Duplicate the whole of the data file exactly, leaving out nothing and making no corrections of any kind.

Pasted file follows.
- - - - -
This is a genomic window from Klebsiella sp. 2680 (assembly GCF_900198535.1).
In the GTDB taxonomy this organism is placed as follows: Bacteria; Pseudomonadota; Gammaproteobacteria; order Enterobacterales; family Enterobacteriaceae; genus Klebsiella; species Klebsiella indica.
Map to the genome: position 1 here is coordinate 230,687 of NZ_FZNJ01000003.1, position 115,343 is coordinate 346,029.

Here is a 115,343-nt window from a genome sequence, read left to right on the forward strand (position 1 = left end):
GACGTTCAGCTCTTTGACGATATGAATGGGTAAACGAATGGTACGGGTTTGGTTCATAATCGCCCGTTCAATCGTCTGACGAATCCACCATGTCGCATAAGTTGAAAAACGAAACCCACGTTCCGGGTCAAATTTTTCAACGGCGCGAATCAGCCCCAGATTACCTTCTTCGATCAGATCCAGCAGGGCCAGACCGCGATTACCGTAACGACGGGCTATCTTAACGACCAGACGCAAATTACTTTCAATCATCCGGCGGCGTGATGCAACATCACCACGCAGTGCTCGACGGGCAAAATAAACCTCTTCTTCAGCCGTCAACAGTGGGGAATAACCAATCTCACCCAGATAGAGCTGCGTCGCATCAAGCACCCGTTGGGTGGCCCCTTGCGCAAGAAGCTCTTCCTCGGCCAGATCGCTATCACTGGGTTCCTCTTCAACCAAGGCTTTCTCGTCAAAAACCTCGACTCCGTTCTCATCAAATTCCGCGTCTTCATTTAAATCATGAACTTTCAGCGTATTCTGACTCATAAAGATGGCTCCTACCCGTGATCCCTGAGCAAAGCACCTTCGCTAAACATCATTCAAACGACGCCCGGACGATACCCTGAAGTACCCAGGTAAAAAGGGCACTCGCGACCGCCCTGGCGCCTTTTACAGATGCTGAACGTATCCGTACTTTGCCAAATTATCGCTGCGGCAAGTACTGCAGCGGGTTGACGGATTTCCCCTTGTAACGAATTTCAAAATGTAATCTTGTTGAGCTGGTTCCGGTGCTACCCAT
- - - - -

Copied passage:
This is a genomic window from Klebsiella sp. 2680 (assembly GCF_900198535.1).
In the GTDB taxonomy this organism is placed as follows: Bacteria; Pseudomonadota; Gammaproteobacteria; order Enterobacterales; family Enterobacteriaceae; genus Klebsiella; species Klebsiella indica.
Map to the genome: position 1 here is coordinate 230,687 of NZ_FZNJ01000003.1, position 115,343 is coordinate 346,029.

Here is a 115,343-nt window from a genome sequence, read left to right on the forward strand (position 1 = left end):
GACGTTCAGCTCTTTGACGATATGAATGGGTAAACGAATGGTACGGGTTTGGTTCATAATCGCCCGTTCAATCGTCTGACGAATCCACCATGTCGCATAAGTTGAAAAACGAAACCCACGTTCCGGGTCAAATTTTTCAACGGCGCGAATCAGCCCCAGATTACCTTCTTCGATCAGATCCAGCAGGGCCAGACCGCGATTACCGTAACGACGGGCTATCTTAACGACCAGACGCAAATTACTTTCAATCATCCGGCGGCGTGATGCAACATCACCACGCAGTGCTCGACGGGCAAAATAAACCTCTTCTTCAGCCGTCAACAGTGGGGAATAACCAATCTCACCCAGATAGAGCTGCGTCGCATCAAGCACCCGTTGGGTGGCCCCTTGCGCAAGAAGCTCTTCCTCGGCCAGATCGCTATCACTGGGTTCCTCTTCAACCAAGGCTTTCTCGTCAAAAACCTCGACTCCGTTCTCATCAAATTCCGCGTCTTCATTTAAATCATGAACTTTCAGCGTATTCTGACTCATAAAGATGGCTCCTACCCGTGATCCCTGAGCAAAGCACCTTCGCTAAACATCATTCAAACGACGCCCGGACGATACCCTGAAGTACCCAGGTAAAAAGGGCACTCGCGACCGCCCTGGCGCCTTTTACAGATGCTGAACGTATCCGTACTTTGCCAAATTATCGCTGCGGCAAGTACTGCAGCGGGTTGACGGATTTCCCCTTGTAACGAATTTCAAAATGTAATCTTGTTGAGCTGGTTCCGGTGCTACCCAT